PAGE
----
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gensurvivor's Comments - Page 1

BaD Games: Top 10 Most Disappointing Games Part 2

Posted on 02/10/2014 at 07:44 PM | Filed Under Blogs

Right on with your analysis of Arkham City vs. Asylum. City felt very disconnected and all over the place. The story was nowhere near as strong as Asylum and it was better to avoid combat as opposed to engaing in it. It felt like 90% side quests as well.

Asura's Wrath Part 2

Posted on 02/10/2014 at 04:23 PM | Filed Under Feature

Loved this game so much I bought the DLC. I never do that. Gonna check out the podcast now.

Marketing 101: Sony

Posted on 11/15/2013 at 04:48 PM | Filed Under Feature

Interesting article. It's cool to see all of these old commercials. I draw different conclusions in some areas. For one thing, we have to look how the landscape changed. In the infancy of the PlayStation the industry was still fighting for shares in the emerging home console market featuring a myriad of companies including but not limited to Turbo Grafx, 3DO, and Atari. Sega and Sony both tried to distance themselves from the industry leader, Nintendo by being the most avant garde, which would by default make them more mature than Nintendo as kids do grow up. Sega, even before Sony reflected this attitude with campaigns like "Welcome To The Next Level" and eventually with "Fly Play Thing, Fly" which was Saturn's response to the PlayStation.

The PS2 and PS3 campaigns reflect this edgier ideology. But the times changed. Consoles are commonplace now. They have to perform other functions like watching date movies on Netflix and checking e-mail. Consoles are horribly mundane now. You can't have a toy baby crying the apocalypse in font of a levitating PS3 obelisk. Agreed. It's too upsetting to the average consumer who can't think on that level. They need death neatly wrapped in a bow. Look at the "Greatness  Awaits" commercial. It's a dude in a suit getting out of his crashed BMW to play war games. It could easily be that NES-era kid all grown up. Sony knows the demographic now: the majority. The days of PlayStation One were about rebel culture. This is even reflected in Sony's hardware choices. The Cell, the Emotion Engine, are all gone in favor of a plain old PC. They don't have to innovate on that end anymore. It's too expensive and no one cares. We all got second or better paying jobs and I'm going to pay less in real dollars for a PS4 than a PS2. All Sony has to do is make some great exclusives to go along with the cross-platform favorites and they will be solid.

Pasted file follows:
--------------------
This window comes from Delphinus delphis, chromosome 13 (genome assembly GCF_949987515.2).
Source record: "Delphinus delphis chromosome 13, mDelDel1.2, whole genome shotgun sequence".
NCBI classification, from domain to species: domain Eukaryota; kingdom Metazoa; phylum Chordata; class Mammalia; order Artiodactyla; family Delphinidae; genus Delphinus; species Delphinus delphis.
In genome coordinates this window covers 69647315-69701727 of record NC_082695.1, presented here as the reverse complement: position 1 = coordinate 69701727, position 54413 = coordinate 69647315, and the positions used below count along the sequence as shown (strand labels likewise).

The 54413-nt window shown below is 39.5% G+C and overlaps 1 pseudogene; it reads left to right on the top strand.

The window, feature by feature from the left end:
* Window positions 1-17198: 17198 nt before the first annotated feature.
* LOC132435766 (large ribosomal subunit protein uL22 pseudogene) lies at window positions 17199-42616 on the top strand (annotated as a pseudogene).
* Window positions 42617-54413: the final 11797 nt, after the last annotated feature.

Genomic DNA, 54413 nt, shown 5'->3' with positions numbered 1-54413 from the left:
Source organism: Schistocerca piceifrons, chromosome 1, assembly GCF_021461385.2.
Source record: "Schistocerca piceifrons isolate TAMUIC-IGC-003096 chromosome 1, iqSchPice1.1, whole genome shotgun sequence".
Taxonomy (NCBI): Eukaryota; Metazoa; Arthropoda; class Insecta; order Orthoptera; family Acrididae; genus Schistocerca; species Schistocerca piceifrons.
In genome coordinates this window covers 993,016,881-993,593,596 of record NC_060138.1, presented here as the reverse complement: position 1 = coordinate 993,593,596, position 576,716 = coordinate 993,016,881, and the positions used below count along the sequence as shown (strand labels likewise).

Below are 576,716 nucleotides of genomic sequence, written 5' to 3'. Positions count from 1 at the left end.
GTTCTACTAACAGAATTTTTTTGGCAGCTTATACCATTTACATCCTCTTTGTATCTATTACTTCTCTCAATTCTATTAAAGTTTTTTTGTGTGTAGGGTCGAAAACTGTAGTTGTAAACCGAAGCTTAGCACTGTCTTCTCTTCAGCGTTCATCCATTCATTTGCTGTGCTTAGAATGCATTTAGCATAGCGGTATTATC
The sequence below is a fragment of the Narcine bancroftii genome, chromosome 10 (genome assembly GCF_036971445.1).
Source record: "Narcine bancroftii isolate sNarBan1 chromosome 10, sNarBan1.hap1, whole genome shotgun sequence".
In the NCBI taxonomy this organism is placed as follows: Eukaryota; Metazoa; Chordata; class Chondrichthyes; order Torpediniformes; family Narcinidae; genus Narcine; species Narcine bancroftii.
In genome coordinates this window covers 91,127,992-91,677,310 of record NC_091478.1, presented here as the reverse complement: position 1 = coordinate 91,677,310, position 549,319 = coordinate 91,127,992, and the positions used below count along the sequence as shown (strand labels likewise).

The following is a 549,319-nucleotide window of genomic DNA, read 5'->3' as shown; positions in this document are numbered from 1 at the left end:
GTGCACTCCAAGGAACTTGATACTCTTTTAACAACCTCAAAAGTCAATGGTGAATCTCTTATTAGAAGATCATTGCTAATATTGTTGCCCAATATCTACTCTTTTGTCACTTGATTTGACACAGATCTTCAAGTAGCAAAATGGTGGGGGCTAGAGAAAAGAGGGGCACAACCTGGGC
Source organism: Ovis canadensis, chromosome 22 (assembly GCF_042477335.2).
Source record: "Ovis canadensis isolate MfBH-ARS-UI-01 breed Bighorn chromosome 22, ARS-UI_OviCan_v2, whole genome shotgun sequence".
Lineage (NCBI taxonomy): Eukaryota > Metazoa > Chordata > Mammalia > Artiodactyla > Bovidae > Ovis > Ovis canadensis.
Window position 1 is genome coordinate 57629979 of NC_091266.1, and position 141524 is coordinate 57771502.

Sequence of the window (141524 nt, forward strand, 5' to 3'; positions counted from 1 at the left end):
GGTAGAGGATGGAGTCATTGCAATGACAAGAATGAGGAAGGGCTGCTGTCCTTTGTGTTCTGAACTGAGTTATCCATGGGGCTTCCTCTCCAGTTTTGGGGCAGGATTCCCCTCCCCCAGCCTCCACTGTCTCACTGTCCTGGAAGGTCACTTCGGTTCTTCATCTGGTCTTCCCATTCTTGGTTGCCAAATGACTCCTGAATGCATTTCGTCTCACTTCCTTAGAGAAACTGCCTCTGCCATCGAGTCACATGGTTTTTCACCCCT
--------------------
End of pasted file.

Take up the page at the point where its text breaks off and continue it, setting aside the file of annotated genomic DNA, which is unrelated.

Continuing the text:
Strider Preview

Posted on 11/05/2013 at 02:59 PM | Filed Under Preview

I'm glad they are bringing Strider back. Sounds awesome so far. Definitely picking it up. Anyword on a Vita version or crossplay?

Dragon Ball Z: Battle of Z Preview

Posted on 10/31/2013 at 09:15 PM | Filed Under Preview

Playing Ultimate Tenkaichi now. It's pretty bad, except for the visuals. Can't stand the QTE style of fighting. I badly want a HD Sparking Neo or Meteor with English subtitles and menus. Those two games weren't just great DBZ games, they were  great fighting games.

PixlBit's Final Impressions of E3

Posted on 07/08/2013 at 02:13 PM | Filed Under Feature

It will be interesting to see where the industry goes. I agree with Mike Wall, the AAA model is not sustainable and the knee-jerk reaction companies have taken to restrict consumer rights to squeeze pennies that will ultimately not fill the void is the elephant in the room. Which way are we going? Can more and varied games save the day? Will there be a competitive market to purchase them in? That's what I'm looking at this generation.

Deadpool Review

Posted on 07/08/2013 at 01:55 PM | Filed Under Review